Open Access

Induction and inhibition of oocyte maturation by EDCs in zebrafish

Reproductive Biology and Endocrinology20053:69

DOI: 10.1186/1477-7827-3-69

Received: 05 November 2005

Accepted: 09 December 2005

Published: 09 December 2005

Abstract

Background

Oocyte maturation in lower vertebrates is triggered by maturation-inducing hormone (MIH), which acts on unidentified receptors on the oocyte surface and induces the activation of maturation-promoting factor (MPF) in the oocyte cytoplasm. We previously described the induction of oocyte maturation in fish by an endocrine-disrupting chemical (EDC), diethylstilbestrol (DES), a nonsteroidal estrogen.

Methods

In this study, stimulatory and inhibitory effects of EDCs and natural steroids on oocyte maturation were examined in zebrafish. For effective agents, some details about the mechanism in induction or inhibition of maturation were examined. Possible groups of DES interacting with the MIH receptor are discussed based on relative potency of steroids to induce maturation.

Results

Among agents tested, tamoxifen (TAM) and its metabolite 4-hydroxytamoxifen (4-OHT) showed stimulatory activity similar to DES. The time courses of the change in germinal vesicle breakdown and an intracellular molecular event (the synthesis of cyclin B) induced by TAM were indistinguishable from those induced by MIH. In contrast, pentachlorophenol (PCP) had a potent inhibitory effect on MIH-induced oocyte maturation. PCP inhibited not only MIH-induced maturation but also DES- and TAM-induced maturation. Methoxychlor also inhibited maturation when oocytes were pre-treated with this agent.

Conclusion

These results suggest that EDCs act as agonists or antagonists in the induction of oocyte maturation in fish.

Background

Fish oocytes provide an appropriate experimental system with which to investigate the molecular mechanisms controlling meiosis and the embryonic cell cycle. Several factors responsible for the regulation of meiotic maturation in fish oocytes have been identified. These include the isolation and characterization of a fish maturation-inducing hormone (MIH) and the components of maturation-promoting factor (MPF) (cdc2, the catalytic subunit, and cyclin B, the regulatory subunit) [1]

Oocyte maturation in fish is triggered by MIH, which acts on receptors located on the oocyte membrane and induces the activation of MPF in the oocyte cytoplasm [2]. During the course of maturation, oocytes undergo drastic morphological changes associated with progression of the meiotic cell cycle, among which breakdown of the oocyte nuclear envelope (germinal vesicle breakdown, GVBD) occurring at the prophase/metaphase transition is usually regarded as a hallmark of the progress of oocyte maturation. In a number of teleost species, C21 steroids have been shown to be potent initiators of GVBD in vitro and to be present at high levels in plasma of fish undergoing final oocyte maturation. Among C21 steroids, however, only two were identified as naturally occurring MIH in fish: 17α, 20β-dihydroxy-4-pregnen-3-one (17, 20β-DHP) in amago salmon [3] and 17α, 20β, 21-trihydroxy-4-pregnen-3-one (20β-S), in the Atlantic croaker and spotted sea trout [4]. Testosterone, as well as other C19 steroids, induces GVBD only at high concentrations. Estradiol-17β and other C18 steroids are generally not effective inducers of oocyte maturation in fish [5]. Recently, a strong candidate for the MIH receptor, membrane progestin receptor (mPR), was identified [6, 7]. In zebrafish, two types of mPRs, α and β, were identified [8]. 17α, 20β-DHP has been shown to induce oocyte maturation by stimulating the de novo synthesis of cyclin B, a regulatory subunit of MPF [9].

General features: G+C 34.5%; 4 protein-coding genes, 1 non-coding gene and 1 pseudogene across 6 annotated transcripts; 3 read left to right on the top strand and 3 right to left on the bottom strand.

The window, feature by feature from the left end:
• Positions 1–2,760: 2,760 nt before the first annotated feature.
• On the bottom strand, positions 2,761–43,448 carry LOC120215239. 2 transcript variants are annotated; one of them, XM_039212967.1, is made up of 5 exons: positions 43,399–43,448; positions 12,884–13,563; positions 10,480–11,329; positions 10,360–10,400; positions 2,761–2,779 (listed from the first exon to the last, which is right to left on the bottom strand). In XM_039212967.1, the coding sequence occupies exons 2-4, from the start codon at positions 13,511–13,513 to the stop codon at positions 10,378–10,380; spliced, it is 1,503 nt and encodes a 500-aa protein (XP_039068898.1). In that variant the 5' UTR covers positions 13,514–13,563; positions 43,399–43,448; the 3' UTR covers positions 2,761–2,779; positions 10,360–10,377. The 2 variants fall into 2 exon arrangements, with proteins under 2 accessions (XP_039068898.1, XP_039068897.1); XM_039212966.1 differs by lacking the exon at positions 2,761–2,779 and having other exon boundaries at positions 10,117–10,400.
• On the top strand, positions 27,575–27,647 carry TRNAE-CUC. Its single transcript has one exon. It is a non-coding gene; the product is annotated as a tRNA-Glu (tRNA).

Several endocrine-disrupting chemicals or EDCs, Kepon and o,p-DDD, have been reported to antagonize MIH-induced meiotic maturation of fish oocytes in vitro [10]. EDCs such as methoxychlor and ethynyl estradiol also antagonize frog oocyte maturation. One of EDCs, diethylstilbestrol (DES), is a nonsteroidal substance which was prescribed during the late 1940s to early 1970s to pregnant women to prevent abortion, preeclampsia, and other complications of pregnancy. Male and female offspring exposed in utero to DES may develop multiple dysplastic and neoplastic lesions of the reproductive tract, along with other changes, during development [11]. In a previous study, we found that treatment of oocytes with DES alone induces maturation in goldfish and zebrafish [12]. The results suggested that DES might interact with mPR to induce maturation. In the present study, we examined stimulatory and inhibitory effects of other EDCs on zebrafish oocyte maturation and discussed possible groups of DES interacting with the MIH receptor.

Methods

Materials

Zebrafish were purchased from aquatic dealer and were maintained at 28.5°C on a 14 h light/10 h dark cycle [13]. 17, 20β-DHP, DES, TAM, 4-OHT and 17β-estradiol were purchased from Sigma Chemical Co. (St. Louis, MO). 17α-Estradiol, ethynylestradiol, butyl benzyl phthalate, di (2-ethylhexyl) phthalate and pentachlorophenol were obtained from Wako Pure Chemical Industries (Osaka, Japan). Other chemicals were purchased as follows: resveratorol, Calbiochem (Darmstadt, Germany); DDTs, AccuStandard (New Haven, CT); bisphenol A, Nacalai Tesque (Kyoto, Japan); p-nonylphenol, Kanto Chemical Co. (Tokyo, Japan); 4-octylphenol, Aldrich Chemical Co. (Milwaukee, WI).

Oocyte preparation and in vitro culture

Gravid female zebrafish which possesses full-grown immature oocytes were selected from a group of mixture of 10–50 male and female that were keep in 20 cm × 25 cm square and 25 cm high acryl case with continuous out-flow water. Ovaries of zebrafish were isolated from sacrificed females and placed in fresh zebrafish Ringer's solution (116 mM NaCl, 2.9 mM KCl, 1.8 mM CaCl2, and 5 mM HEPES, pH 7.2) and washed with the same solution. Ovaries were dissected into ovarian fragments (each containing 2–10 oocytes) manually by using fine forceps. Fully-grown immature oocytes were exposed in vitro by incubating ovarian fragments in 4 ml of zebrafish Ringer's solution containing each agent (from a 1000-fold stock in ethanol) at 25.0°C or room temperature with gentle agitation (40 rpm). To assess the maturation processes, germinal vesicles (GVs) were examined under a binocular microscope (SMZ645, Nikon, Tokyo, Japan) after placing the oocytes in clearing solution [14] or GVBD was assessed by scoring the oocytes that became transparent [15]. %GVBD was determined in more than twenty oocytes.